MR. MARTIN: Focusing still on the power project where you have a bank supplying 80% of the financing on a nonrecourse basis, the bank may not have to consolidate the project company. Here is the analysis. The project company is not a voting entity. The bank cannot use the business scope exception. Therefore, the question whether to consolidate is decided under the variable interest rules. Under those rules, the bank does not have to consolidate because it does not bear a majority of the expected losses — or does it?
MR. PHILLIPS: It is unlikely that a bank would have to consolidate. When the bank makes a loan, it does so on the basis of a cash flow model that suggests that the loan will be repaid even in a worst case scenario. It also requires that the project company be sufficiently capitalized so that the equity would bear the majority of the expected losses.
MR. MARTIN: There is a margin for error leaving room for unexpected losses to be absorbed by the equity.
MR. PHILLIPS: A bank would not normally lend into a transaction where it is expecting to bear a majority of the losses.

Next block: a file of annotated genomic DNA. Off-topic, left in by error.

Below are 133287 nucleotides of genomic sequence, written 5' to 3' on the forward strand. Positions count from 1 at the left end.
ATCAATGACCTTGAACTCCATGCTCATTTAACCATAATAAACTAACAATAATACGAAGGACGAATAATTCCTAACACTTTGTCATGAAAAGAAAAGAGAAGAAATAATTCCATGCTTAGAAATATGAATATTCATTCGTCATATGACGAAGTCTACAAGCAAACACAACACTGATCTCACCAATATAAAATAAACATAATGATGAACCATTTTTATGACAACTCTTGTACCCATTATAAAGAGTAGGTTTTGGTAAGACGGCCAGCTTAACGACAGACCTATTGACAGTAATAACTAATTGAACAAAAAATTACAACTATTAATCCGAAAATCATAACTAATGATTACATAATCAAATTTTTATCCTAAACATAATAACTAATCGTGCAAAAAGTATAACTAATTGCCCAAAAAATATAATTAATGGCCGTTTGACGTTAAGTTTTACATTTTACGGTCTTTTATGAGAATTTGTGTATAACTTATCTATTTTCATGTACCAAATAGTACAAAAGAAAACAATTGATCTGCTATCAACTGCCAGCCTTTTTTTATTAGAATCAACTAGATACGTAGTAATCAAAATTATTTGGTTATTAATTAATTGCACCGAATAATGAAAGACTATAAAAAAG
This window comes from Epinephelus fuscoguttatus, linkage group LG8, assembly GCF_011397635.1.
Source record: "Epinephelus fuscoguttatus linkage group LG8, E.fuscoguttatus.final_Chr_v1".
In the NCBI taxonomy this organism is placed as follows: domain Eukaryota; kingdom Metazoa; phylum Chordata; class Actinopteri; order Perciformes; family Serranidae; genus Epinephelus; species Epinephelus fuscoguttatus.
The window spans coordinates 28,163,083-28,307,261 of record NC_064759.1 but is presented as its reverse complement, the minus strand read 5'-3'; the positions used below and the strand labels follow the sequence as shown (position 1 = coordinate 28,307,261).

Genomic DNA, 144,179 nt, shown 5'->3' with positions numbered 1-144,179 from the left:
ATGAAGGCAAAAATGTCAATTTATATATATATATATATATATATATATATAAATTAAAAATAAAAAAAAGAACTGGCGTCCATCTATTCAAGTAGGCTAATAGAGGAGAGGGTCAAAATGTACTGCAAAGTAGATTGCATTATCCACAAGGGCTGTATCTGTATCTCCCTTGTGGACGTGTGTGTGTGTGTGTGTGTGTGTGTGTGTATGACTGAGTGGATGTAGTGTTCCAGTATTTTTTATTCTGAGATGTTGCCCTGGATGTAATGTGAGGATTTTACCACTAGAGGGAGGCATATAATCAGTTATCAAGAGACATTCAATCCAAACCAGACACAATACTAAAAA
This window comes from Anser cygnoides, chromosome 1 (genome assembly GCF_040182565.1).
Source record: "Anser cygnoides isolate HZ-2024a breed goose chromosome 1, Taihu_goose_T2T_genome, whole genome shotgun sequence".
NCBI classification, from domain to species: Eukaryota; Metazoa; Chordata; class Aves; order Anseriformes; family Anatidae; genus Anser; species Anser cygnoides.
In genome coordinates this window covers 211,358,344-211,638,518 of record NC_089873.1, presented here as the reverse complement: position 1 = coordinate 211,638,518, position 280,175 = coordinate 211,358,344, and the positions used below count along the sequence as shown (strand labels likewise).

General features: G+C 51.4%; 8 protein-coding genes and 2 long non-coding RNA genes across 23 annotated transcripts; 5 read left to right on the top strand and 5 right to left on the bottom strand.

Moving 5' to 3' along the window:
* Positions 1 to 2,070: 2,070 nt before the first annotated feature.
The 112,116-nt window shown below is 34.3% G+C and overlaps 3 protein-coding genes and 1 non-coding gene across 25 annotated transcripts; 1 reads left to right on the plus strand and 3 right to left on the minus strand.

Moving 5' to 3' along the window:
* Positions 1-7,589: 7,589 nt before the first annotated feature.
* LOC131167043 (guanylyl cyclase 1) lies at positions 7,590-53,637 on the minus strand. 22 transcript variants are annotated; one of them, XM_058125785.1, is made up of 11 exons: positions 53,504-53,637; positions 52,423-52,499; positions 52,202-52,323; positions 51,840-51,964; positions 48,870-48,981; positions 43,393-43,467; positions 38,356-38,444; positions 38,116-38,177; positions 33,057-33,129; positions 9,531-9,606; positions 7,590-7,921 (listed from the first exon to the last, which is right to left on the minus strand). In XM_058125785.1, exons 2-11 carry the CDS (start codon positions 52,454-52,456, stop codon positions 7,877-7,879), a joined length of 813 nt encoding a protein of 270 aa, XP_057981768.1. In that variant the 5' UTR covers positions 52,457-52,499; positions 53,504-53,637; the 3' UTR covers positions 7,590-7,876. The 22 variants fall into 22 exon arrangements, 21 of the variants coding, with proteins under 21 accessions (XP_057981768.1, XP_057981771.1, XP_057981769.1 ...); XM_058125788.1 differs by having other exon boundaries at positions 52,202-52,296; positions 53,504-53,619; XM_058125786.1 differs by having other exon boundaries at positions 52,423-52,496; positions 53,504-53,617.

MR. MARTIN: And what about a utility that buys all the output from the power project? It is possible that substantially all the activities of the project company are considered conducted on behalf of the utility. Therefore, the utility cannot use the business scope exception to argue that consolidation should be determined strictly on the basis of who has the majority vote. However, at the same time, the utility does not have to consolidate because, under FIN 46, it’s likely that the utility will not bear a majority of the expected losses from the project.
MR. PHILLIPS: Right. But be careful because, in some transactions, the utility offtaker might also be an equity participant in the transaction or be a guarantor of the debt. In such cases, the analysis is more complicated.
MR. MARTIN: I can see bad facts arising. What if the power contract has a tracking account where the utility overpays for electricity in the early years with the expectation that it will recover the overpayments in later years?
MR. PHILLIPS: It becomes a tougher case. If the project were to fail and the project go into bankruptcy, the utility might lose the balance in the tracking account. The utility has potentially a significant variable interest in the project company.
Operating Joint Ventures